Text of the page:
The Council Bluffs program booklet, published for the Trans-Mississippi and International Exposition held in Omaha in 1898, included a page dedicated to D.J. Hutchinson & Co. which read, in part:
“They do a great general business, buying and selling city and farm property, renting, leasing and exchanging all classes of improved and unimproved property. They negotiate loans on all kinds of property, being able to do so on terms most favorable to the borrower. They are also prepared to handle estates for non-residents and others…”
The city directory listed the business as D.J. Hutchinson & Co. (D.J. and A.M. Hutchinson) at 617 Broadway.
Archibald Mann (A.M.) Hutchinson and David Judkins (D.J.) Hutchinson were brothers, born in Indiana – A. M. in 1849 and D.J. in 1852. Their father, David Hutchinson, M.D., was born in Scotland. Their mother, Mildred (Mary) Mann was born in Kentucky.
Mary Ellen (Ella) Short was born in Greenfield in 1852. Her father was Cyrus Short. Her mother was Mary Elizabeth Hartenbower. She married A.M. Hutchinson on October 24, 1872, in Greenfield.
The occupation of A.M. Hutchinson at that time is not known. The family moved frequently before settling in Council Bluffs. William and Mary Mildred were born and died in Winterset – William in 1874 and Mary in 1875. Edgar was born in Greenfield in 1876. Nellie was born in Kerwin, Kansas, in 1880 and died at age seven. Myra and Frances were also born in Kerwin – Myra in 1882 and Frances in 1884. (Their residence in 1885 was Bow Creek, Kansas). Emma and Archibald Judkins were born in Essex – Emma in 1886 and “Archie” in 1888. David was born in Council Bluffs in 1894 and died two years later.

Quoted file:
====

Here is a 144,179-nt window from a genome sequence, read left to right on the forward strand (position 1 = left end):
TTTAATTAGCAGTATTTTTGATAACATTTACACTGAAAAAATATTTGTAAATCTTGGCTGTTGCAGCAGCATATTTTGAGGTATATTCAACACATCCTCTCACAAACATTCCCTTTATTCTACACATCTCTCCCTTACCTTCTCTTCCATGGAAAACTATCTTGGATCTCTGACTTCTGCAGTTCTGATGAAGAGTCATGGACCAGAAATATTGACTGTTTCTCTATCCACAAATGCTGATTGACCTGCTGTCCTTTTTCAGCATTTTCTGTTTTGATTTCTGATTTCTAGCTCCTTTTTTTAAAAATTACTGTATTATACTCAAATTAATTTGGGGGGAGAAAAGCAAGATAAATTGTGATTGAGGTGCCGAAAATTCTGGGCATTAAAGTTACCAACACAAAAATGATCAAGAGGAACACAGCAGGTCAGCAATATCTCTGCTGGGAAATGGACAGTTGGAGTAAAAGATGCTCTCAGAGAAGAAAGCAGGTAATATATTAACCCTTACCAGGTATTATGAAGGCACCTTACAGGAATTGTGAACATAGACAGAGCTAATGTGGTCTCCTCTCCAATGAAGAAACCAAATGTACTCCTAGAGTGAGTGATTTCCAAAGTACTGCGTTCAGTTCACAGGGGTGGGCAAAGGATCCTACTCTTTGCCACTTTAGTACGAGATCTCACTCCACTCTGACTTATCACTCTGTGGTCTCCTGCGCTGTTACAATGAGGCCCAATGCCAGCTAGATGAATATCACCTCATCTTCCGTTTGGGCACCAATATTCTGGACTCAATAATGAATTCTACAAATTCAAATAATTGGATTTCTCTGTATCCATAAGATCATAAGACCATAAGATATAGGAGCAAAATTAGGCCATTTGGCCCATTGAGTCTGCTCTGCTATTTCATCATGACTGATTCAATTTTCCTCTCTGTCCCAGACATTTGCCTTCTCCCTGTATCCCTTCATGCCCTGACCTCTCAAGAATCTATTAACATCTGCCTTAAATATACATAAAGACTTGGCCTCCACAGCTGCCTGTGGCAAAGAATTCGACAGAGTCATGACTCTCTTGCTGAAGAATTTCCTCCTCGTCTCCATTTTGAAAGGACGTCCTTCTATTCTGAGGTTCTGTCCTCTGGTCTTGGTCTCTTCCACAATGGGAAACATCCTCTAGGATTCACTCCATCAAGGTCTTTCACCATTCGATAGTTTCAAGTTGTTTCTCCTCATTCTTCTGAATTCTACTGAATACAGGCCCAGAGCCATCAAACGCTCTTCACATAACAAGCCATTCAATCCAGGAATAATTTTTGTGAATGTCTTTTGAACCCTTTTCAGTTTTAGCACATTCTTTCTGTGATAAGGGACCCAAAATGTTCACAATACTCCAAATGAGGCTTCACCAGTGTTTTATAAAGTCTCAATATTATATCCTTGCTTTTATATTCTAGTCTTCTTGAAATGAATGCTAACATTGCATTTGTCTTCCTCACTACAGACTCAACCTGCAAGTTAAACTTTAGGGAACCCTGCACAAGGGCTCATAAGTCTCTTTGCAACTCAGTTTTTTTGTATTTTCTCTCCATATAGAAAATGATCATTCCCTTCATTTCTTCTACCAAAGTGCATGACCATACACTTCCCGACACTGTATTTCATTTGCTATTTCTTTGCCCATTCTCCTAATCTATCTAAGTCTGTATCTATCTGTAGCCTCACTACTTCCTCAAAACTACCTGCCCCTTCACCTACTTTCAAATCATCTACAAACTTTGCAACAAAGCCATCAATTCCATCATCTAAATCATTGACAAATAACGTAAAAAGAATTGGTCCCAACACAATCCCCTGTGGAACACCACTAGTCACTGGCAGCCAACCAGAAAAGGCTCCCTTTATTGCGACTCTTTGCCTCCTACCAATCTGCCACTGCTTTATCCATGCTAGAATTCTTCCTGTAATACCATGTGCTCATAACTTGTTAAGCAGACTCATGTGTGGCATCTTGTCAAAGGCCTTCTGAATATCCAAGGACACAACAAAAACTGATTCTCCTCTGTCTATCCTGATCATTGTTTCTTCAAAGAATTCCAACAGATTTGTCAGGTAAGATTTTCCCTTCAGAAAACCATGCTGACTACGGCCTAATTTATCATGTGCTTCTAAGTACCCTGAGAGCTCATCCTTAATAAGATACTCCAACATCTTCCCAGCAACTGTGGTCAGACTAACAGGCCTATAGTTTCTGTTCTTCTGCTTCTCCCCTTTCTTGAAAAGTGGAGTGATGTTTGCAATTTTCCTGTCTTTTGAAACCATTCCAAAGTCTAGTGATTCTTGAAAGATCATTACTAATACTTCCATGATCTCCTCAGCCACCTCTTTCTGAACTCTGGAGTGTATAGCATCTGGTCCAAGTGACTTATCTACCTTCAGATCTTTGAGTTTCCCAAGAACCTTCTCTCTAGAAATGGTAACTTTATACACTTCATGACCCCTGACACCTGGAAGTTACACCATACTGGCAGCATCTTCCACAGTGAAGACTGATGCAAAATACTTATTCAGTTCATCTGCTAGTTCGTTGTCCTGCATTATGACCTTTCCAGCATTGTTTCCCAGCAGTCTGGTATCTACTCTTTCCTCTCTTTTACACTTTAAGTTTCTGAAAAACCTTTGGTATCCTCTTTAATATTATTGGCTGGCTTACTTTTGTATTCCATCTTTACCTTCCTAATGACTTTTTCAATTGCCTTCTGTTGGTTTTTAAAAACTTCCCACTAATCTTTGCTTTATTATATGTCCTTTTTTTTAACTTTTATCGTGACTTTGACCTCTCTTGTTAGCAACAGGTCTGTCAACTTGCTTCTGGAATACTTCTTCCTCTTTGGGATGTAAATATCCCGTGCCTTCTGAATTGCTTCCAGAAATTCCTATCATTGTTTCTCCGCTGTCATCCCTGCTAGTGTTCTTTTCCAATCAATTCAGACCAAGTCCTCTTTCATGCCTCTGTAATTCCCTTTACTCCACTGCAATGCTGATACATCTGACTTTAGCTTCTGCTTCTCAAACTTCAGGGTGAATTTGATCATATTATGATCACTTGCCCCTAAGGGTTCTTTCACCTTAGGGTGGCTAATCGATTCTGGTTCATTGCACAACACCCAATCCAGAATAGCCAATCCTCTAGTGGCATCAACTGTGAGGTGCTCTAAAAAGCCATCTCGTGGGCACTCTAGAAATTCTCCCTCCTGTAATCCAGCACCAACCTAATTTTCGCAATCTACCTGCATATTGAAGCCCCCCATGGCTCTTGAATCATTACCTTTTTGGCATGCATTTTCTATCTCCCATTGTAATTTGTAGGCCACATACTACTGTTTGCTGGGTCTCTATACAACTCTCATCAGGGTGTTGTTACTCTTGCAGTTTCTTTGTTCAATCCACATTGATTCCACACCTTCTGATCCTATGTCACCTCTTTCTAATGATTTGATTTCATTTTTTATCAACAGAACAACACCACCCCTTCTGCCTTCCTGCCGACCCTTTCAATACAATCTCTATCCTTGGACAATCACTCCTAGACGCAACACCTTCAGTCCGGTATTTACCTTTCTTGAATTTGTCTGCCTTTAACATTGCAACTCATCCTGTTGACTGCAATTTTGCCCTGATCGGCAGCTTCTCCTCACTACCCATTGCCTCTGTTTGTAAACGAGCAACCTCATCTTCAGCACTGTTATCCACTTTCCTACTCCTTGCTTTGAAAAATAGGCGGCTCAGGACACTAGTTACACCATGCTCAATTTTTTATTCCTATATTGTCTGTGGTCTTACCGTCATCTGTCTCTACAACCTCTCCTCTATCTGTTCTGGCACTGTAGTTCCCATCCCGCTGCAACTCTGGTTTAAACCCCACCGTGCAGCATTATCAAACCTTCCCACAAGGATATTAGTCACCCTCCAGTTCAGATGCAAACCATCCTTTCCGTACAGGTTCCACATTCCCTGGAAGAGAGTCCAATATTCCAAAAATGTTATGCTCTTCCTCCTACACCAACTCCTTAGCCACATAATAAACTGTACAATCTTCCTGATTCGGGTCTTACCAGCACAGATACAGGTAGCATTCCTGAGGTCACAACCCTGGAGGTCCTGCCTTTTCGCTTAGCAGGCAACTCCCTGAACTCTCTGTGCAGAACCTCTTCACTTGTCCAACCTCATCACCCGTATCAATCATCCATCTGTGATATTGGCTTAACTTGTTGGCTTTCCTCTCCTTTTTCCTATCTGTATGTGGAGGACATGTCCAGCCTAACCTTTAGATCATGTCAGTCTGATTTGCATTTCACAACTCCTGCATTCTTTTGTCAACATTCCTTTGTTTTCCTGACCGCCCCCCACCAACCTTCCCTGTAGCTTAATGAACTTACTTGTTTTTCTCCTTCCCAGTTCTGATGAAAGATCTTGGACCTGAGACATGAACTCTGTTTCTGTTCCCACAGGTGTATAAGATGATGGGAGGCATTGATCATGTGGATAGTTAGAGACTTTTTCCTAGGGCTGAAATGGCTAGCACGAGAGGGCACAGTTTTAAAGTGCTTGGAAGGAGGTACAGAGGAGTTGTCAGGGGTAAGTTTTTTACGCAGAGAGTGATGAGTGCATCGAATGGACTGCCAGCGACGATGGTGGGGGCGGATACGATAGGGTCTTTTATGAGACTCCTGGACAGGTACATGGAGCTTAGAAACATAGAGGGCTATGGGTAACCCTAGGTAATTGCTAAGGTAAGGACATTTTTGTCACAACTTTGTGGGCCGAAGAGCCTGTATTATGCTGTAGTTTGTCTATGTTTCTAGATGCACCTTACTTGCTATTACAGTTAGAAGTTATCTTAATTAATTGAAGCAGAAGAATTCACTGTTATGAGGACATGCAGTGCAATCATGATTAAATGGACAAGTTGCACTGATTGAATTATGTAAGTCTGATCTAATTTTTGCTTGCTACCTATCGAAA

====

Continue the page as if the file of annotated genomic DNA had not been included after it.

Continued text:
In 1888. D.J. Hutchinson founded D.J. Hutchinson & Co. and was joined by his brother, A.M. Hutchinson. The business was located at 38 S. Main St. and later moved to 617 W. Broadway. The year the business was founded, A.M. Hutchinson was listed in the city directory as a milliner, and D.J. as “the proprietor of Bluff City Restaurant.”
D.J. lived at 1009 High Street in a house that was identical to his brother’s house at 550 Franklin Ave. (The address was changed from 550 to 551 in 1913).
Frances and Emma lived at home. Emma became a teacher. Frances was listed in a city directory as a “nurse, private family.” At times, other family members lived in the house at 551 Franklin Ave. After 1908, D.J. Hutchinson, widower, is listed in city directories at that address.
Myra was listed in a city directory as a bookkeeper in a retail auto store. Edgar was listed as a stenographer, worked in a cigar store and, later, at D.J. Hutchinson Co. He died in Colorado in 1968. A.M.’s son, Archibald Judkins, on applications for passports to and from Buenos Aires, gave his address as Buenos Aires, Argentina, and his occupation as repairman for International Harvester.
The two identical houses at 1009 High St. and 551 Franklin Ave. were built in the Queen Anne cross-gabled style circa 1888. Both have a two-story bay on the north side. The wrap-around porch on the house at 551 Franklin Ave. has been removed and replaced with a smaller porch and entrance. The wrap-around porch on the house at 1009 High St. remains intact.
In a remodeling project some years ago, owners found hand-written cards in envelopes behind a wall. Most were invitations to social events. One was an invitation to a birthday party for Johnny Lutz, who would be 5 years old. Another, dated 1886, was mailed from Essex. It was an invitation to come to Sunday school, signed by A.M. Hutchinson, superintendent.
A.M. Hutchison died in 1922. Ella died in 1924. They are buried in Walnut Hill Cemetery. Myra and Frances sold the house in 1962.
– Preserve Council Bluffs acknowledges the following sources of information: the Pottawattamie County auditor’s office; the reference department of the Council Bluffs Public Library; Council Bluffs Community Development Department; family members, homeowners, and individuals; and especially the documents relating to the nominations of the historic residential districts to the National Register of Historic Places.